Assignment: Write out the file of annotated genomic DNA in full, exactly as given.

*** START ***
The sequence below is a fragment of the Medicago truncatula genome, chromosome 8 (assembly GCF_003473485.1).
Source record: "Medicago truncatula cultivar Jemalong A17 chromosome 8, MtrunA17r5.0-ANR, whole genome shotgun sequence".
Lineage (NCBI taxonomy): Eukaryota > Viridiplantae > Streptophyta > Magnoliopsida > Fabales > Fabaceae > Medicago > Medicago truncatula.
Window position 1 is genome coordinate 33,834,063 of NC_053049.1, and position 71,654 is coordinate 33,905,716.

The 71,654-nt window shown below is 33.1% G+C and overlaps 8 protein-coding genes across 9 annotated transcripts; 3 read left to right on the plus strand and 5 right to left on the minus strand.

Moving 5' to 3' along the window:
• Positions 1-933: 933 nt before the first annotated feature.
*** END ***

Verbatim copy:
The sequence below is a fragment of the Medicago truncatula genome, chromosome 8 (assembly GCF_003473485.1).
Source record: "Medicago truncatula cultivar Jemalong A17 chromosome 8, MtrunA17r5.0-ANR, whole genome shotgun sequence".
Lineage (NCBI taxonomy): Eukaryota > Viridiplantae > Streptophyta > Magnoliopsida > Fabales > Fabaceae > Medicago > Medicago truncatula.
Window position 1 is genome coordinate 33,834,063 of NC_053049.1, and position 71,654 is coordinate 33,905,716.

The 71,654-nt window shown below is 33.1% G+C and overlaps 8 protein-coding genes across 9 annotated transcripts; 3 read left to right on the plus strand and 5 right to left on the minus strand.

Moving 5' to 3' along the window:
• Positions 1-933: 933 nt before the first annotated feature.